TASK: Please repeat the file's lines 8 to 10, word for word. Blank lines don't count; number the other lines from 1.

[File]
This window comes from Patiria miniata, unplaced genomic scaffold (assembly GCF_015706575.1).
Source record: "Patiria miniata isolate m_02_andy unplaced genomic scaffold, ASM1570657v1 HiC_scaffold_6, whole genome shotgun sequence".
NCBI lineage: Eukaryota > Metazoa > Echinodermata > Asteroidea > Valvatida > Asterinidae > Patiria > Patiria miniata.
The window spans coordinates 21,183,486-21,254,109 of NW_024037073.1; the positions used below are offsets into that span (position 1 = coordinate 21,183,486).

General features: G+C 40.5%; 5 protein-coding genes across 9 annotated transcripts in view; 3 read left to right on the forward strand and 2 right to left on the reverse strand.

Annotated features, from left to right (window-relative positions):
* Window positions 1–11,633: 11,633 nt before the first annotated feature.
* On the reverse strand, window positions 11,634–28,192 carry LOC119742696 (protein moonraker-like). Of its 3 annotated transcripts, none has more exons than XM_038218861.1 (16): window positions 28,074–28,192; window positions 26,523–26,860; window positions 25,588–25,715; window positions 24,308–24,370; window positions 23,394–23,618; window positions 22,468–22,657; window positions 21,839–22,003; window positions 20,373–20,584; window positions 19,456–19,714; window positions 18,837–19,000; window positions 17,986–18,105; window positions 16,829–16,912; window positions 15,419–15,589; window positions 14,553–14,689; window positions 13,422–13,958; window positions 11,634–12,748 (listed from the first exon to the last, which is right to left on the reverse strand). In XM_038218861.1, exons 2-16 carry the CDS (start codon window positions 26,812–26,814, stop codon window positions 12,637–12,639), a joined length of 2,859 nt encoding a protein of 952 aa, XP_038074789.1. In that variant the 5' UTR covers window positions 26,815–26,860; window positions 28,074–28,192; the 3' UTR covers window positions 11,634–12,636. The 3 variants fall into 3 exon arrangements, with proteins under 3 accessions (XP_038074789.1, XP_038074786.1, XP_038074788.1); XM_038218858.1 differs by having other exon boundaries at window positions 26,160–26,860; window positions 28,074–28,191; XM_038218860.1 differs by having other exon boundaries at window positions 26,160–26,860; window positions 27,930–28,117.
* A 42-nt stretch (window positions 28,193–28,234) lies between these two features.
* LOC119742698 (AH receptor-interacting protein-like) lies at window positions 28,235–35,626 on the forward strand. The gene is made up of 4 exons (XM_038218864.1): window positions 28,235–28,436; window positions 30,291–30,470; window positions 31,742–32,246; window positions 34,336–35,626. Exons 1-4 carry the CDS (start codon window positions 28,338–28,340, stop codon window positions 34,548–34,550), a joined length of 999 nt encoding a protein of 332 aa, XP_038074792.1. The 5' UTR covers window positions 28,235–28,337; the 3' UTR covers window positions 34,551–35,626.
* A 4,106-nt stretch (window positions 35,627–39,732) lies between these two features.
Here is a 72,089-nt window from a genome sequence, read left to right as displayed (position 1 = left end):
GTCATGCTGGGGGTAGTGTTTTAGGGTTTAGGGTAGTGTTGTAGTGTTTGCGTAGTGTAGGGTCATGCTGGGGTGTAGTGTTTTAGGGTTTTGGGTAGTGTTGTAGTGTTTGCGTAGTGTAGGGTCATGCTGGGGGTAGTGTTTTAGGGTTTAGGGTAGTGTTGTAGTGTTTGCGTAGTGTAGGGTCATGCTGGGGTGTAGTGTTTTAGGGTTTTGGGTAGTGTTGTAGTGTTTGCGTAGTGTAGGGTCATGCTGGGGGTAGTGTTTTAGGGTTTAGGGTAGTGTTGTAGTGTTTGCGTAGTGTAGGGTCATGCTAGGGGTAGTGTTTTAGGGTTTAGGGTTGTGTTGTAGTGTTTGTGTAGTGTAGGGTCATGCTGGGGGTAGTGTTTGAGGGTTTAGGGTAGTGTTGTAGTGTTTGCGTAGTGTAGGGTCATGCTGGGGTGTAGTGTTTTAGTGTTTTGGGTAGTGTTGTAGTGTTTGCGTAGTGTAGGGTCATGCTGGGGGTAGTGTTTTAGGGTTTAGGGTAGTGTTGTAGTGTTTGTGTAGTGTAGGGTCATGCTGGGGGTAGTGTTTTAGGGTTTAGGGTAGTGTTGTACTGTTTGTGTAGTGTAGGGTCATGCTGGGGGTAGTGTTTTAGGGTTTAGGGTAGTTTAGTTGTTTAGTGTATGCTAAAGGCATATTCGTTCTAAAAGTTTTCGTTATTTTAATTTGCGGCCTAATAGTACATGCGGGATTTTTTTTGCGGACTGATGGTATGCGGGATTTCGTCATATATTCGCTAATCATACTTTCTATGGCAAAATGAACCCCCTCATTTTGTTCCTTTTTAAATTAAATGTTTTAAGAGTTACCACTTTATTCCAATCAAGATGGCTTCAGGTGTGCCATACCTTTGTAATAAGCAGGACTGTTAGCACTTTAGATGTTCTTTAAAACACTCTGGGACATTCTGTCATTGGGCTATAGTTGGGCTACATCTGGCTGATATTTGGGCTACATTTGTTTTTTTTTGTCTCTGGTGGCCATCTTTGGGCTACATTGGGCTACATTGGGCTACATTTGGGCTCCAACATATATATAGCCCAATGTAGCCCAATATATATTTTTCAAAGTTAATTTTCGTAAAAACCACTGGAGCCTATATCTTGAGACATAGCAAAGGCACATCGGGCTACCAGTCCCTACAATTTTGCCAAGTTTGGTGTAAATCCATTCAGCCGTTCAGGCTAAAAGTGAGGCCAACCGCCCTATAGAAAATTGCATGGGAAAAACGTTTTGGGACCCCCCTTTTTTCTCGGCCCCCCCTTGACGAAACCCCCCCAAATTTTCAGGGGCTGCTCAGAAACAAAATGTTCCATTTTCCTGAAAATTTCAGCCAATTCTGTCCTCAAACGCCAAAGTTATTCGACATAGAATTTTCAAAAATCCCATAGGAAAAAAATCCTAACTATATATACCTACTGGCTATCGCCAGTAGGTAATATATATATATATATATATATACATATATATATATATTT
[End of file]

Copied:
* On the reverse strand, window positions 11,634–28,192 carry LOC119742696 (protein moonraker-like). Of its 3 annotated transcripts, none has more exons than XM_038218861.1 (16): window positions 28,074–28,192; window positions 26,523–26,860; window positions 25,588–25,715; window positions 24,308–24,370; window positions 23,394–23,618; window positions 22,468–22,657; window positions 21,839–22,003; window positions 20,373–20,584; window positions 19,456–19,714; window positions 18,837–19,000; window positions 17,986–18,105; window positions 16,829–16,912; window positions 15,419–15,589; window positions 14,553–14,689; window positions 13,422–13,958; window positions 11,634–12,748 (listed from the first exon to the last, which is right to left on the reverse strand). In XM_038218861.1, exons 2-16 carry the CDS (start codon window positions 26,812–26,814, stop codon window positions 12,637–12,639), a joined length of 2,859 nt encoding a protein of 952 aa, XP_038074789.1. In that variant the 5' UTR covers window positions 26,815–26,860; window positions 28,074–28,192; the 3' UTR covers window positions 11,634–12,636. The 3 variants fall into 3 exon arrangements, with proteins under 3 accessions (XP_038074789.1, XP_038074786.1, XP_038074788.1); XM_038218858.1 differs by having other exon boundaries at window positions 26,160–26,860; window positions 28,074–28,191; XM_038218860.1 differs by having other exon boundaries at window positions 26,160–26,860; window positions 27,930–28,117.
* A 42-nt stretch (window positions 28,193–28,234) lies between these two features.
* LOC119742698 (AH receptor-interacting protein-like) lies at window positions 28,235–35,626 on the forward strand. The gene is made up of 4 exons (XM_038218864.1): window positions 28,235–28,436; window positions 30,291–30,470; window positions 31,742–32,246; window positions 34,336–35,626. Exons 1-4 carry the CDS (start codon window positions 28,338–28,340, stop codon window positions 34,548–34,550), a joined length of 999 nt encoding a protein of 332 aa, XP_038074792.1. The 5' UTR covers window positions 28,235–28,337; the 3' UTR covers window positions 34,551–35,626.